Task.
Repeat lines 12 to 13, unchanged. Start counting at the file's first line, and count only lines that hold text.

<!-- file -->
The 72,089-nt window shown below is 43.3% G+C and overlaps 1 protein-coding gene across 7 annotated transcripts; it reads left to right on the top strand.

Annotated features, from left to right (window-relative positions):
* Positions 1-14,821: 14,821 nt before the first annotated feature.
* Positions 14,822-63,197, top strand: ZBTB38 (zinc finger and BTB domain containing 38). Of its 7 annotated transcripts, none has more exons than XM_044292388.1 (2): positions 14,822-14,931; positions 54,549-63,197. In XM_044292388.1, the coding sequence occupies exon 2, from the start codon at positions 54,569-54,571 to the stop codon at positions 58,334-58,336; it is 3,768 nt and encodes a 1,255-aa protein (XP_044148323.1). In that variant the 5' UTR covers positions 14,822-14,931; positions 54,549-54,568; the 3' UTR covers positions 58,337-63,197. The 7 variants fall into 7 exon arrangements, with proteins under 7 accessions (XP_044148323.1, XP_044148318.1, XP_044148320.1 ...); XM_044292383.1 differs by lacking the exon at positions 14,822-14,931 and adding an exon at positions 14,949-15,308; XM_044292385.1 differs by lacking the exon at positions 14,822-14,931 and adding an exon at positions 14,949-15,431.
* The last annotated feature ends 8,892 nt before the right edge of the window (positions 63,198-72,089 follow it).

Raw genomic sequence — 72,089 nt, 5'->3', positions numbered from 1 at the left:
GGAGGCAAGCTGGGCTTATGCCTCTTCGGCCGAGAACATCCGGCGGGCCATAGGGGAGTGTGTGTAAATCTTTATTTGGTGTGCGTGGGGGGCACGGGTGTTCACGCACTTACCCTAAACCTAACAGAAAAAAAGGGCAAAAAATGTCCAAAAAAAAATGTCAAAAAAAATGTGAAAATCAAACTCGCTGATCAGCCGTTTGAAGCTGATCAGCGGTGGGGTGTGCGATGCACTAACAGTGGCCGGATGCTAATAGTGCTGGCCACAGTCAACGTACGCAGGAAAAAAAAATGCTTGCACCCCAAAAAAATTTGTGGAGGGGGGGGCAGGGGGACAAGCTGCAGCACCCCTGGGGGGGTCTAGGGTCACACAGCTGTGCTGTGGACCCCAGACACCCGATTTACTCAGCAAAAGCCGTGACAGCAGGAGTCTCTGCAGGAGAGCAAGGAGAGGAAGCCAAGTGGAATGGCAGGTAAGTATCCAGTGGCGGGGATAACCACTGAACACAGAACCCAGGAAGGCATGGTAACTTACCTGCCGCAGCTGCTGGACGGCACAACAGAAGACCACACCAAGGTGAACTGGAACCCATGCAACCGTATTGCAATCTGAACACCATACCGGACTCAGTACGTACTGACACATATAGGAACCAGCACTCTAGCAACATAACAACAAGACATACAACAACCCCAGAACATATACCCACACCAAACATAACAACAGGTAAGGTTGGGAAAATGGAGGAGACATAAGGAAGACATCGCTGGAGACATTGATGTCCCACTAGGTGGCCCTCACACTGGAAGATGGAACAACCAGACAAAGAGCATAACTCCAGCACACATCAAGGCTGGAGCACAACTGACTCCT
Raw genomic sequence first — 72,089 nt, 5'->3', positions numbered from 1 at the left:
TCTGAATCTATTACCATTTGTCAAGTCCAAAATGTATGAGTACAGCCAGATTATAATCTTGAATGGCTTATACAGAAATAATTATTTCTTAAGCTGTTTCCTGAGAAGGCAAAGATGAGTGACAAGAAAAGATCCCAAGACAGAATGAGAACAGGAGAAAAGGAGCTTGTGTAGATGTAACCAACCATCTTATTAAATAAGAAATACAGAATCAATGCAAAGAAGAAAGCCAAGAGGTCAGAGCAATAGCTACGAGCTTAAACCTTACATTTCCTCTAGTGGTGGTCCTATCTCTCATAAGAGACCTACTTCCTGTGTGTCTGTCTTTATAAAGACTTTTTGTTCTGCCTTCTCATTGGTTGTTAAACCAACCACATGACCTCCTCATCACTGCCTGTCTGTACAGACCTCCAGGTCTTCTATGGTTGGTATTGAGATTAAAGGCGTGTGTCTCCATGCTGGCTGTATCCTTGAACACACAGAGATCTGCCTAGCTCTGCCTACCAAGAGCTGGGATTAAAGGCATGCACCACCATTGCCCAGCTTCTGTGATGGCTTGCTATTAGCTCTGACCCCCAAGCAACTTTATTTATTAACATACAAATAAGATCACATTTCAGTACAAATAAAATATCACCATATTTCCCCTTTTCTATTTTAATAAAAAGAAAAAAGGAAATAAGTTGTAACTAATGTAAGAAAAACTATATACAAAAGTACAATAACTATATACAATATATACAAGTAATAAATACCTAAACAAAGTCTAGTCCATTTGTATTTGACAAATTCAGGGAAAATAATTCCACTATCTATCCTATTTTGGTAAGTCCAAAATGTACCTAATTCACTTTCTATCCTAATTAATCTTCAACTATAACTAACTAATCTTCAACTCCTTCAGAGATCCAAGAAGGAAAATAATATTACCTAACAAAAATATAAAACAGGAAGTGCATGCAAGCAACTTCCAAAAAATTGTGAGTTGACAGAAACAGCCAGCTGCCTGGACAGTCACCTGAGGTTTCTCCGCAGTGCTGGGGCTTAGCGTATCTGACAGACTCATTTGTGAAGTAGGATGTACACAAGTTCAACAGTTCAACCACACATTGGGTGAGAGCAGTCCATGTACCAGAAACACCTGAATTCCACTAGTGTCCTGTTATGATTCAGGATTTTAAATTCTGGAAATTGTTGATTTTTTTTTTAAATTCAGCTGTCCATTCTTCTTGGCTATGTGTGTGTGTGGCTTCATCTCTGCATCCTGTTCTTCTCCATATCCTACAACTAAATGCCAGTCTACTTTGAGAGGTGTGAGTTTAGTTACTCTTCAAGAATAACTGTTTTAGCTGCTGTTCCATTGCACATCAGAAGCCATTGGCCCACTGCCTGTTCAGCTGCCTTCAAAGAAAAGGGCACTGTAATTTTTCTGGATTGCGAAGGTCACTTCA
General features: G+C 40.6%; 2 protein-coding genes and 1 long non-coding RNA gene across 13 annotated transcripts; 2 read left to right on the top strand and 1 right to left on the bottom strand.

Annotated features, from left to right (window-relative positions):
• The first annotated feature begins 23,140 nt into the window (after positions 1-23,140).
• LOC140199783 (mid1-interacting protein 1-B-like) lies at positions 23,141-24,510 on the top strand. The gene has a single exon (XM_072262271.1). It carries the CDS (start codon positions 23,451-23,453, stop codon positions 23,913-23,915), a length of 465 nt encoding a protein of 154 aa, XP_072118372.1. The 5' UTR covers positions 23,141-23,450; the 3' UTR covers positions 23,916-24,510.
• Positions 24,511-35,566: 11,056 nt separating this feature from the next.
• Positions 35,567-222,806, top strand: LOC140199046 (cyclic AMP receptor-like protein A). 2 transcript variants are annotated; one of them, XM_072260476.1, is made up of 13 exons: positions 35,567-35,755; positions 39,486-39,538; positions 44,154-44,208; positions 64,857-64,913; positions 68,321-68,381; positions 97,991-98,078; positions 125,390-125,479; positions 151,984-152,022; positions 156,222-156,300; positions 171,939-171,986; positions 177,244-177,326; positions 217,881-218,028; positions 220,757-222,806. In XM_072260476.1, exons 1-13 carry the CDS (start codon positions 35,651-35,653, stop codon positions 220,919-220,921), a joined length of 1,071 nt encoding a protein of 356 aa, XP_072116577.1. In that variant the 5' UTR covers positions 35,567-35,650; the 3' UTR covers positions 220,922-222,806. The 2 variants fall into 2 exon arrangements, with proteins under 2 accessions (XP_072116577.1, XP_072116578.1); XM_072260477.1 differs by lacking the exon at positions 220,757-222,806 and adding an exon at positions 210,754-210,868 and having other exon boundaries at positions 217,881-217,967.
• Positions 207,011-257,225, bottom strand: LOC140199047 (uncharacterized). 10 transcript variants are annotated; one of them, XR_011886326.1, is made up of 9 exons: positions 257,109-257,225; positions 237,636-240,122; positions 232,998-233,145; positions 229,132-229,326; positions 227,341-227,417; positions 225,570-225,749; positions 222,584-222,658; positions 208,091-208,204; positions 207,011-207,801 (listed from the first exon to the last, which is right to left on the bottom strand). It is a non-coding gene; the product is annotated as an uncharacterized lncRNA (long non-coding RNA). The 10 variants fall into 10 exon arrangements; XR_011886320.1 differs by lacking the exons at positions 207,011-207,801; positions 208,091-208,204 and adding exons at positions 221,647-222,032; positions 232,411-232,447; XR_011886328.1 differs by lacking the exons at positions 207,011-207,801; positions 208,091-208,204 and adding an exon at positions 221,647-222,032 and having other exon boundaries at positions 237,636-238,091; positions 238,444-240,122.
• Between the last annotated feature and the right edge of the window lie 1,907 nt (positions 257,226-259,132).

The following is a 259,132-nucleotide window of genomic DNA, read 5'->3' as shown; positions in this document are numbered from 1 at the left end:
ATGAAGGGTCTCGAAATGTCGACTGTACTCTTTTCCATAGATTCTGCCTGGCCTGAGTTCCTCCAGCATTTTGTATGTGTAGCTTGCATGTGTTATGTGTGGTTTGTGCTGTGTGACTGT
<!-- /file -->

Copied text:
• The first annotated feature begins 23,140 nt into the window (after positions 1-23,140).
• LOC140199783 (mid1-interacting protein 1-B-like) lies at positions 23,141-24,510 on the top strand. The gene has a single exon (XM_072262271.1). It carries the CDS (start codon positions 23,451-23,453, stop codon positions 23,913-23,915), a length of 465 nt encoding a protein of 154 aa, XP_072118372.1. The 5' UTR covers positions 23,141-23,450; the 3' UTR covers positions 23,916-24,510.